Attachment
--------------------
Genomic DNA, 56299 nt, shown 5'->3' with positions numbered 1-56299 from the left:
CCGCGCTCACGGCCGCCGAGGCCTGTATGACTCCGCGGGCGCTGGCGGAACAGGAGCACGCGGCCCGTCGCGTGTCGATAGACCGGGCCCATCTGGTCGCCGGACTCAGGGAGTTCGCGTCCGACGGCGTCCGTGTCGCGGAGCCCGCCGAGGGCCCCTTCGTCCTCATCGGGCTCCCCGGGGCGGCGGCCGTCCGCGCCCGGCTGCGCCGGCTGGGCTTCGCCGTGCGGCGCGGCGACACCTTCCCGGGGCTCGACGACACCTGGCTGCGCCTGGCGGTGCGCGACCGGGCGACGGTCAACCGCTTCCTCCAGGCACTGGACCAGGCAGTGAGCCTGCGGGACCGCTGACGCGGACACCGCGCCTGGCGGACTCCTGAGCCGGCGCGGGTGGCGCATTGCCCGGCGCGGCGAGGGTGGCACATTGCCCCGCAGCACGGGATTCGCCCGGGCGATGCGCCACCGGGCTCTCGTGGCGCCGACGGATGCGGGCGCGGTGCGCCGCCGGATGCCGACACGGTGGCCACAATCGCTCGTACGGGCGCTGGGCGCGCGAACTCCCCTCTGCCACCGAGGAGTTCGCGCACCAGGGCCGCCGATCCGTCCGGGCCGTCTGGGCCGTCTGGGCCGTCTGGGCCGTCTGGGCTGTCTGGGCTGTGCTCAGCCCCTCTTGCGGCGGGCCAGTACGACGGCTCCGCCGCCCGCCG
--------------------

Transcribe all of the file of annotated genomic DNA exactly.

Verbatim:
Genomic DNA, 56299 nt, shown 5'->3' with positions numbered 1-56299 from the left:
CCGCGCTCACGGCCGCCGAGGCCTGTATGACTCCGCGGGCGCTGGCGGAACAGGAGCACGCGGCCCGTCGCGTGTCGATAGACCGGGCCCATCTGGTCGCCGGACTCAGGGAGTTCGCGTCCGACGGCGTCCGTGTCGCGGAGCCCGCCGAGGGCCCCTTCGTCCTCATCGGGCTCCCCGGGGCGGCGGCCGTCCGCGCCCGGCTGCGCCGGCTGGGCTTCGCCGTGCGGCGCGGCGACACCTTCCCGGGGCTCGACGACACCTGGCTGCGCCTGGCGGTGCGCGACCGGGCGACGGTCAACCGCTTCCTCCAGGCACTGGACCAGGCAGTGAGCCTGCGGGACCGCTGACGCGGACACCGCGCCTGGCGGACTCCTGAGCCGGCGCGGGTGGCGCATTGCCCGGCGCGGCGAGGGTGGCACATTGCCCCGCAGCACGGGATTCGCCCGGGCGATGCGCCACCGGGCTCTCGTGGCGCCGACGGATGCGGGCGCGGTGCGCCGCCGGATGCCGACACGGTGGCCACAATCGCTCGTACGGGCGCTGGGCGCGCGAACTCCCCTCTGCCACCGAGGAGTTCGCGCACCAGGGCCGCCGATCCGTCCGGGCCGTCTGGGCCGTCTGGGCCGTCTGGGCCGTCTGGGCTGTCTGGGCTGTGCTCAGCCCCTCTTGCGGCGGGCCAGTACGACGGCTCCGCCGCCCGCCG